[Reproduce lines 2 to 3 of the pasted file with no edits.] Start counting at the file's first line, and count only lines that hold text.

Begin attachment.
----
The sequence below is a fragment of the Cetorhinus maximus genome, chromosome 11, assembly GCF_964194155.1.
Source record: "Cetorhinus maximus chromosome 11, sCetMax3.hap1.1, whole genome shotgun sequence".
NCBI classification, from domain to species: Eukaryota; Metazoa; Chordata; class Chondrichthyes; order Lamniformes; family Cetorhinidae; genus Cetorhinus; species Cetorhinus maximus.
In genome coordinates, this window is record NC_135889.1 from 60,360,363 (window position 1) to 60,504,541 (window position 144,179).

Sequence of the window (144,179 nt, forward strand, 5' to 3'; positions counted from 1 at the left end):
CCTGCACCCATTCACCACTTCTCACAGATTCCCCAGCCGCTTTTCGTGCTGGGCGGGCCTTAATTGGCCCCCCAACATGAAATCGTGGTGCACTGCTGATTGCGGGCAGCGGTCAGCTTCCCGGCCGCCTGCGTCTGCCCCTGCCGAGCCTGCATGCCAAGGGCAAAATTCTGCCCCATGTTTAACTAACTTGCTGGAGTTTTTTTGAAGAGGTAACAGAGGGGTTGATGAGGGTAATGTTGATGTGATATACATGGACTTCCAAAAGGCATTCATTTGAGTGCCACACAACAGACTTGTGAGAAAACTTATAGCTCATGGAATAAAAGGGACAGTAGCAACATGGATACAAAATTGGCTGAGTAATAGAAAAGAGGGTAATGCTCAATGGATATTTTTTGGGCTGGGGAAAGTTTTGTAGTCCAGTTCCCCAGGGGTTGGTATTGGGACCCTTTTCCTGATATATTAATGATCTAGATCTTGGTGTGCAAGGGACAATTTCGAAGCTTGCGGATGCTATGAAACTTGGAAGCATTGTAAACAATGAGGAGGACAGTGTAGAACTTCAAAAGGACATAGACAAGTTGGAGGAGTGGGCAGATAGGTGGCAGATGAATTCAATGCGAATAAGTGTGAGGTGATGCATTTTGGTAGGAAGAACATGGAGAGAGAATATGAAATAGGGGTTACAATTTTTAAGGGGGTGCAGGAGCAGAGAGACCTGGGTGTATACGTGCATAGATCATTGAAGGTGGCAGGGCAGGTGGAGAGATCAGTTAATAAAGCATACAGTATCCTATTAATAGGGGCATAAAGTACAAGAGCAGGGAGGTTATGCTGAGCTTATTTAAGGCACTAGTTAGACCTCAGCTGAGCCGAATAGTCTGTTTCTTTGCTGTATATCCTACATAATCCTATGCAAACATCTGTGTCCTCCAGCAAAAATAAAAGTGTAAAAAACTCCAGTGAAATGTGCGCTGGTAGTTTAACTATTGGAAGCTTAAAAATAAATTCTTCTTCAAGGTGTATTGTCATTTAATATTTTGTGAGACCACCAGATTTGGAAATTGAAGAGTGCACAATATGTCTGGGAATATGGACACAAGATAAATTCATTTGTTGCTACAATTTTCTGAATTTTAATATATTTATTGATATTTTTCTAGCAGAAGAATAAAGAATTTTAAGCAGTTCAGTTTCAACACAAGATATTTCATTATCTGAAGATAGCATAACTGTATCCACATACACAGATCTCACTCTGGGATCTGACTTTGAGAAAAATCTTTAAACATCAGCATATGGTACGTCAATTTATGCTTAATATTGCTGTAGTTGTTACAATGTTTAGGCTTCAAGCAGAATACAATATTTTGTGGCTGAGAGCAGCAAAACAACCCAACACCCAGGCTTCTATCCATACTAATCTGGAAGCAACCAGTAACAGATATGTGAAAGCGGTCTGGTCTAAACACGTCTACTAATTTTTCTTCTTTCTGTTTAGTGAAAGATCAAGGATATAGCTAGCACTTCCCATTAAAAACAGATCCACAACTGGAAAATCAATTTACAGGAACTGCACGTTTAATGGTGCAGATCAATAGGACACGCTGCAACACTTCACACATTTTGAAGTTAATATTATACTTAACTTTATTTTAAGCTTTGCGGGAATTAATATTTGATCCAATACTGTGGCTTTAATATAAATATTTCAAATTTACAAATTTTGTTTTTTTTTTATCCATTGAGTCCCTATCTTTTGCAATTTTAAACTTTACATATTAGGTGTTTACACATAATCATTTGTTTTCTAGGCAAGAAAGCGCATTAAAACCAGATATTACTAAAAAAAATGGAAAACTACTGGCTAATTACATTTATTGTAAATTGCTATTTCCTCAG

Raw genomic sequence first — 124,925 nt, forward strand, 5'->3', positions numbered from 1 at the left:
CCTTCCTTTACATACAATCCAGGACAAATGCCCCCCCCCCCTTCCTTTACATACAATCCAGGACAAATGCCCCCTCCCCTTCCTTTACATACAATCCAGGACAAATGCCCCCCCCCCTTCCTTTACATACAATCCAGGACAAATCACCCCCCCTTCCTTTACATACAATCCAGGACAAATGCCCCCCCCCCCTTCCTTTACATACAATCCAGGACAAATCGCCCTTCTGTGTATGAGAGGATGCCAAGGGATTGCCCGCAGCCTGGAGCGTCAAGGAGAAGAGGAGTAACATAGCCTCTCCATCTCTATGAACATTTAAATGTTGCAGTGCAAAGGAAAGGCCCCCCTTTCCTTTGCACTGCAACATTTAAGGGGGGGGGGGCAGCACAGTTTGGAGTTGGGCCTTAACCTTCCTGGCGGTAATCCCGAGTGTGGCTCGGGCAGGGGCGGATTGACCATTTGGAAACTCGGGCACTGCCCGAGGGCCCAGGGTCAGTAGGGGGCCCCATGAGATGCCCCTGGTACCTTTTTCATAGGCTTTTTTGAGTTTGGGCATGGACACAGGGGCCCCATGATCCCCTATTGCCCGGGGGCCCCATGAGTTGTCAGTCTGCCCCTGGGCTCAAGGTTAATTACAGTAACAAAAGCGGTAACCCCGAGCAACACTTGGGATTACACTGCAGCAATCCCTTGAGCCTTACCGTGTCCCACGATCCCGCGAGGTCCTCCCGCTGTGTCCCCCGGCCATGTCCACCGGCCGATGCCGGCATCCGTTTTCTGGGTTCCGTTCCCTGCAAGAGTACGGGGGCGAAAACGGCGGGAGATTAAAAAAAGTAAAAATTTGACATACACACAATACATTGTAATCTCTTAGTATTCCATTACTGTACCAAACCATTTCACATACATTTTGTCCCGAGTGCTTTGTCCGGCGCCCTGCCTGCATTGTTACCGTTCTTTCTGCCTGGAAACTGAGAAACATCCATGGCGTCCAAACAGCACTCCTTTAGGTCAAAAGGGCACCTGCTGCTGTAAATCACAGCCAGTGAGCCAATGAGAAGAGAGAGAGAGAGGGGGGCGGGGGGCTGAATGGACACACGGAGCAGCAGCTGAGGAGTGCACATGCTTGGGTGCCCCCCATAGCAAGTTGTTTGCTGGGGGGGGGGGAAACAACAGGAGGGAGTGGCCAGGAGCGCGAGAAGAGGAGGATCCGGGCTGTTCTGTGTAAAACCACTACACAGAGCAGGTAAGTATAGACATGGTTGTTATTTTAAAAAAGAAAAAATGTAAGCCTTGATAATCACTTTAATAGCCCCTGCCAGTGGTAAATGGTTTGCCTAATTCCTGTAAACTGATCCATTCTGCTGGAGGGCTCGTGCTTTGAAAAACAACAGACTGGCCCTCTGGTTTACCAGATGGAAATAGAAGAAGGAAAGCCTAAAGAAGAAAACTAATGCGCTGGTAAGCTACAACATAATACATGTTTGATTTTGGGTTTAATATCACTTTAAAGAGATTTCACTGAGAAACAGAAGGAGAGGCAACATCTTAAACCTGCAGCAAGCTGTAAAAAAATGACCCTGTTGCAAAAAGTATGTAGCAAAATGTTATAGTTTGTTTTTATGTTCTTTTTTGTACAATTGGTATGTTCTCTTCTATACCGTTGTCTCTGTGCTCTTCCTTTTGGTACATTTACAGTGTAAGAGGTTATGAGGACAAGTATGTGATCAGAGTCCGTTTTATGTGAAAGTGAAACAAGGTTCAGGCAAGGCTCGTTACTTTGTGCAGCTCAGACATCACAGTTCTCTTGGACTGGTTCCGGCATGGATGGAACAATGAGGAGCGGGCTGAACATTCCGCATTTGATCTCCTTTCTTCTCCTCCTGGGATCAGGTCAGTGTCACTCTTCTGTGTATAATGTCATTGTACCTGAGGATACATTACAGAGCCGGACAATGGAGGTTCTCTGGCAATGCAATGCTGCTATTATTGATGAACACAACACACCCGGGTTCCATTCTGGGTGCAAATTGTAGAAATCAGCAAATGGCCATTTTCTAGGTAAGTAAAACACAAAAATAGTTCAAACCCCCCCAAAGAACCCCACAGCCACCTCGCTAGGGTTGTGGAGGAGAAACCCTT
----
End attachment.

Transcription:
Source record: "Cetorhinus maximus chromosome 11, sCetMax3.hap1.1, whole genome shotgun sequence".
NCBI classification, from domain to species: Eukaryota; Metazoa; Chordata; class Chondrichthyes; order Lamniformes; family Cetorhinidae; genus Cetorhinus; species Cetorhinus maximus.